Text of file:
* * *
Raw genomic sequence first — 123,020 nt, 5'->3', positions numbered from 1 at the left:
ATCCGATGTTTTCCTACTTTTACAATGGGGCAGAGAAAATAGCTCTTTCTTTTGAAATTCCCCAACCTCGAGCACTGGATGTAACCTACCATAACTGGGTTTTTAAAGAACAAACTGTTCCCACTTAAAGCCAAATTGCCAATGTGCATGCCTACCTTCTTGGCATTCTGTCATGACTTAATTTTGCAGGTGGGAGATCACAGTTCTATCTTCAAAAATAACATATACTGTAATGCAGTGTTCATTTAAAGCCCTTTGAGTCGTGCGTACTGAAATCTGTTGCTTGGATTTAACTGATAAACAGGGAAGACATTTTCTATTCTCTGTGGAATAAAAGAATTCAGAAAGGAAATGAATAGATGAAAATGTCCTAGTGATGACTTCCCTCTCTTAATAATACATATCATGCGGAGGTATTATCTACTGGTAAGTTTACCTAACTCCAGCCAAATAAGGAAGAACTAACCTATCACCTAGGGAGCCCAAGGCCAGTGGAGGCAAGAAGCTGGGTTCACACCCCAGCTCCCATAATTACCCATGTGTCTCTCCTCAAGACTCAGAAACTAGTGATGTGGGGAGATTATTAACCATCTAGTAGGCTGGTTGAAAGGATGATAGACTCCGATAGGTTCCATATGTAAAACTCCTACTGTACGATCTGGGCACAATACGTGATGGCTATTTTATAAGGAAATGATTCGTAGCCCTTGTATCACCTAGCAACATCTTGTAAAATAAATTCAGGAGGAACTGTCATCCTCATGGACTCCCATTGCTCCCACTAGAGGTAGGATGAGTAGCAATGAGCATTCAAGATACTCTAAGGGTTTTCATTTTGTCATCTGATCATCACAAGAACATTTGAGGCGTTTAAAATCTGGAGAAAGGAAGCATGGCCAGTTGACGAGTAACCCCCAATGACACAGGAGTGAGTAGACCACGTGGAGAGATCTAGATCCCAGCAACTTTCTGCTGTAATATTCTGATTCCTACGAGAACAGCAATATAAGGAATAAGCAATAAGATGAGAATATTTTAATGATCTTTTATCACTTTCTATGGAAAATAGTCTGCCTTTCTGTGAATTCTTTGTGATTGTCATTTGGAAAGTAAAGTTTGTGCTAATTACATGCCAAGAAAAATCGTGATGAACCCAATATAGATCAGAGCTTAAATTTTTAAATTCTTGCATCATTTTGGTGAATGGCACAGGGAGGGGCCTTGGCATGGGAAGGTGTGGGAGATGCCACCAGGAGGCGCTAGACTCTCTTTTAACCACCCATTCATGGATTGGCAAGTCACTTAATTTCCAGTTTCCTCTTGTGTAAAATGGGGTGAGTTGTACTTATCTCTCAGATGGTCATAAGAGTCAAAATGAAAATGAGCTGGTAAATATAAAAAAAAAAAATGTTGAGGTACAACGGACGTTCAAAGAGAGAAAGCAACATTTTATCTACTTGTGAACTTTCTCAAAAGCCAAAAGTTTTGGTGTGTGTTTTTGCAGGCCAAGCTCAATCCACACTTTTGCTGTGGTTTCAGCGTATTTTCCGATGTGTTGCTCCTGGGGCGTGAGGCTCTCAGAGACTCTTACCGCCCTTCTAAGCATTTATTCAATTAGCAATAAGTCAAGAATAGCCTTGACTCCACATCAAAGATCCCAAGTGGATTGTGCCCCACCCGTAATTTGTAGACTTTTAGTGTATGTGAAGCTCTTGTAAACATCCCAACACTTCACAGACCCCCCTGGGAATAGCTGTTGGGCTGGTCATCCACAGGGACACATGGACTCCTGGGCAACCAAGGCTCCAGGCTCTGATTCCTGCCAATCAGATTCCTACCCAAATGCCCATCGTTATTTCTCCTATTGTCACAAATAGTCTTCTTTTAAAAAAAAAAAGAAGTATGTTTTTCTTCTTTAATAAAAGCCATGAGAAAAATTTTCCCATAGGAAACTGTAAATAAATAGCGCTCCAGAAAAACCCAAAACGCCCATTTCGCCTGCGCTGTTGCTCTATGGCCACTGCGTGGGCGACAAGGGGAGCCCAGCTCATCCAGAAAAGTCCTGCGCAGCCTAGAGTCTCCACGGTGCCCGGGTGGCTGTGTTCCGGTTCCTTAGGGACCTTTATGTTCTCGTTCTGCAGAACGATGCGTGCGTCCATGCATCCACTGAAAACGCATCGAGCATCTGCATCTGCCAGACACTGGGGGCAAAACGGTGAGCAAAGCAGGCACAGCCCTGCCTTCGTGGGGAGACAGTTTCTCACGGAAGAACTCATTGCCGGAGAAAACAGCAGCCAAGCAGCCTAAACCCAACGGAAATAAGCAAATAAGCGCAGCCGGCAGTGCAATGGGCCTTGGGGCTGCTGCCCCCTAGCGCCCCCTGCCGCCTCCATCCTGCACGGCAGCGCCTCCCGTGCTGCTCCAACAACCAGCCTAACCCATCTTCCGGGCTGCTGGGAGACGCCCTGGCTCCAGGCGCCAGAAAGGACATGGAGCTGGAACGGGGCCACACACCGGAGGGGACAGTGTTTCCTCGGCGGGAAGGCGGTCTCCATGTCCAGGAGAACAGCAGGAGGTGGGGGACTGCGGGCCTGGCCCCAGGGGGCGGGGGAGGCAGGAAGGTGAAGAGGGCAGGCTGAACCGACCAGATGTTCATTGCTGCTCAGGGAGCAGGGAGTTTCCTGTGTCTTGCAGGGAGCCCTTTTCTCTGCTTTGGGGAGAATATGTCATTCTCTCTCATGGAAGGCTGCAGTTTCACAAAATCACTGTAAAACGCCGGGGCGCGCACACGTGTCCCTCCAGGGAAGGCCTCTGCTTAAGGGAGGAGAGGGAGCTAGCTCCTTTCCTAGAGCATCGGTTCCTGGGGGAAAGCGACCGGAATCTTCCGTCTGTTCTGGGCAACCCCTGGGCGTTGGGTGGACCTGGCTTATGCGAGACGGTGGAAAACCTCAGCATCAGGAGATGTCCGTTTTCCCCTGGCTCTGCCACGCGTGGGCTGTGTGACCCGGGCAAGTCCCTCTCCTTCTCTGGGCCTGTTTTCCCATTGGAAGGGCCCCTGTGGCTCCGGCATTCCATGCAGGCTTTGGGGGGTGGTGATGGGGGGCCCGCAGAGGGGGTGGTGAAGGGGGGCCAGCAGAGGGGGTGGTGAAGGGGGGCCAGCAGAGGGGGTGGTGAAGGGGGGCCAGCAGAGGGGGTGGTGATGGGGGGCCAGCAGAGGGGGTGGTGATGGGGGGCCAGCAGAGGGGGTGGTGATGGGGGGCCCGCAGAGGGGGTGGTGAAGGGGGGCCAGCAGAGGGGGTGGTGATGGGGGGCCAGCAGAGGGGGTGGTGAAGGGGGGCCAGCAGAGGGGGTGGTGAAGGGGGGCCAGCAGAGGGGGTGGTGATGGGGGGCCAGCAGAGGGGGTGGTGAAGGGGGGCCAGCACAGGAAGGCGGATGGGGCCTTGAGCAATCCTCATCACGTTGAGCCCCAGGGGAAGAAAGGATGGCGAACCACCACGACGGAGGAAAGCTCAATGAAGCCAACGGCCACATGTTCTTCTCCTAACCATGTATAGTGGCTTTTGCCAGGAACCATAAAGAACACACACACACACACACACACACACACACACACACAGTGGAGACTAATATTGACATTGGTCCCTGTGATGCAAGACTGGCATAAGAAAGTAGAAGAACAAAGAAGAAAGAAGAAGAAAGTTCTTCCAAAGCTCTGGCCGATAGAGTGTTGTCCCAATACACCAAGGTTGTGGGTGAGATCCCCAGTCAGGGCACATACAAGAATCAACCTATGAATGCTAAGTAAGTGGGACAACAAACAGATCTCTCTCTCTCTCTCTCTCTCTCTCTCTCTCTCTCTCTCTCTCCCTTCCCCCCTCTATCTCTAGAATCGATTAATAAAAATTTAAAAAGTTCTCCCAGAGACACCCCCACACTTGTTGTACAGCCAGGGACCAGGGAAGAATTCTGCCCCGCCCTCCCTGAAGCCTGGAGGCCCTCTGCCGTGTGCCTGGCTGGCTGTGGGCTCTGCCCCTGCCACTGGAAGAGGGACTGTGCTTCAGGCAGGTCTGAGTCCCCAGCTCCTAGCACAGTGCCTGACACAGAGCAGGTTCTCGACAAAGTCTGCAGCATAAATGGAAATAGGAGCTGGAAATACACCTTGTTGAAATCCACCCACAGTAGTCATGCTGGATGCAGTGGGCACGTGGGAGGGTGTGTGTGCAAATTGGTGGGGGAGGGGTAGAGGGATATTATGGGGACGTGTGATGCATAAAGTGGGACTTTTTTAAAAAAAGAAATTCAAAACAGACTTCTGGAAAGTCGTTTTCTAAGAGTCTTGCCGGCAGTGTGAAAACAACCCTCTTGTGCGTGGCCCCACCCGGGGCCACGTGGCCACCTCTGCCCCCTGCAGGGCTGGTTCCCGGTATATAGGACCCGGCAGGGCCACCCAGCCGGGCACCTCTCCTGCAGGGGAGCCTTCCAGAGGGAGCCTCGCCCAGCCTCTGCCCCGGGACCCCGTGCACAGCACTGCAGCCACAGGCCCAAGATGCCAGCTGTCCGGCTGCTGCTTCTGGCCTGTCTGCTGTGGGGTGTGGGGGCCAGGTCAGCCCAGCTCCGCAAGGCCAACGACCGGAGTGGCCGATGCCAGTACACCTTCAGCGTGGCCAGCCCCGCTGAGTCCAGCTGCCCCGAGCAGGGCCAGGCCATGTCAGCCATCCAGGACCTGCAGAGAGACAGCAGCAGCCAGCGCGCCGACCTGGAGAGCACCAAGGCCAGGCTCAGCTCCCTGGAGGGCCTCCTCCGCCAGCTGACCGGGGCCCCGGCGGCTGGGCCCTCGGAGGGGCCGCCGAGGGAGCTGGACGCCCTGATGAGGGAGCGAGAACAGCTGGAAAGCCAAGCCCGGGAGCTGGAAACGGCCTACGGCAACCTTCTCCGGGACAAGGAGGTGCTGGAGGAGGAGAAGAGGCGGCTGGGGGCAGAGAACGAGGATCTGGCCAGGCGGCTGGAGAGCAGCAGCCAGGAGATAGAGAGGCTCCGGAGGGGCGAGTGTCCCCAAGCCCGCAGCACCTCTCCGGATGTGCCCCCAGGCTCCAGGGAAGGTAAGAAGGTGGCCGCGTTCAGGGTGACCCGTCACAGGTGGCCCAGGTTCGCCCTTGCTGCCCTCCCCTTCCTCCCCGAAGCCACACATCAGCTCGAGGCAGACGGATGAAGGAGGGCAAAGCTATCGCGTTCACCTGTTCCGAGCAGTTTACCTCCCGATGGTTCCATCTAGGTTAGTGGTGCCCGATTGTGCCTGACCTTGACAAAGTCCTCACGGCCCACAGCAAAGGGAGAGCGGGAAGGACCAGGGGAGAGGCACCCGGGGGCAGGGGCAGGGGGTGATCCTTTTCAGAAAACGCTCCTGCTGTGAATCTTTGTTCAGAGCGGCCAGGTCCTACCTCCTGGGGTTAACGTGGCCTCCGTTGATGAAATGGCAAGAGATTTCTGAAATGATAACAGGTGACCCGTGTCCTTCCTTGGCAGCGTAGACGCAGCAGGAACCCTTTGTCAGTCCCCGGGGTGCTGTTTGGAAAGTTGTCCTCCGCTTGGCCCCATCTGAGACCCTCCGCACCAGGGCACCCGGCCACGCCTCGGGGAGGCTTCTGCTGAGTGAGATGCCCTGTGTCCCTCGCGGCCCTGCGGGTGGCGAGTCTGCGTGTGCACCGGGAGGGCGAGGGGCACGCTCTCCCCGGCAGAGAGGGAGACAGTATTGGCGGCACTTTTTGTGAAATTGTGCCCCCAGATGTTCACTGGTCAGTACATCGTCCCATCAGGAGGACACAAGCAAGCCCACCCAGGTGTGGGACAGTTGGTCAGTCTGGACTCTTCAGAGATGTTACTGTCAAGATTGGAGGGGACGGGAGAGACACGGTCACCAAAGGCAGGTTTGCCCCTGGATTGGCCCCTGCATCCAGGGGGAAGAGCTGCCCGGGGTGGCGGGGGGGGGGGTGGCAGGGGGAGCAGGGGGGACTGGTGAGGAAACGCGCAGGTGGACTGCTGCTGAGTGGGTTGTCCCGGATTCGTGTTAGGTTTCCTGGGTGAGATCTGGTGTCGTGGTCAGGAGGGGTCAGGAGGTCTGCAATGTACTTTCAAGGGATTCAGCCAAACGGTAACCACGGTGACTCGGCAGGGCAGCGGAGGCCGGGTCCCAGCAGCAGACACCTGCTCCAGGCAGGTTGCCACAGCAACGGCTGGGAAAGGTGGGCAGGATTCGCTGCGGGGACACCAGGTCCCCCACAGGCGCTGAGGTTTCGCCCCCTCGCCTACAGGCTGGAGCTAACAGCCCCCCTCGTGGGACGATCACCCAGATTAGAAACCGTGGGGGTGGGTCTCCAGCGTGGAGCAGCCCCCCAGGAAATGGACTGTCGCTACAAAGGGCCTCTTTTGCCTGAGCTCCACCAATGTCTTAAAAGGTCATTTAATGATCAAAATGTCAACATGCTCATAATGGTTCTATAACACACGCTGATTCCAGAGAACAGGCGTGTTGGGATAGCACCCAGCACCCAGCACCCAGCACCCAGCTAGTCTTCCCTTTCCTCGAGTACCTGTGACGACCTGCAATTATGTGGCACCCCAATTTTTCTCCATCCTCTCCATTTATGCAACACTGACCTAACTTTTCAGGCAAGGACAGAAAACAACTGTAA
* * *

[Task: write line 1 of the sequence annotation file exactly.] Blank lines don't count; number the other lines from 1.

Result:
Raw genomic sequence first — 123,020 nt, 5'->3', positions numbered from 1 at the left: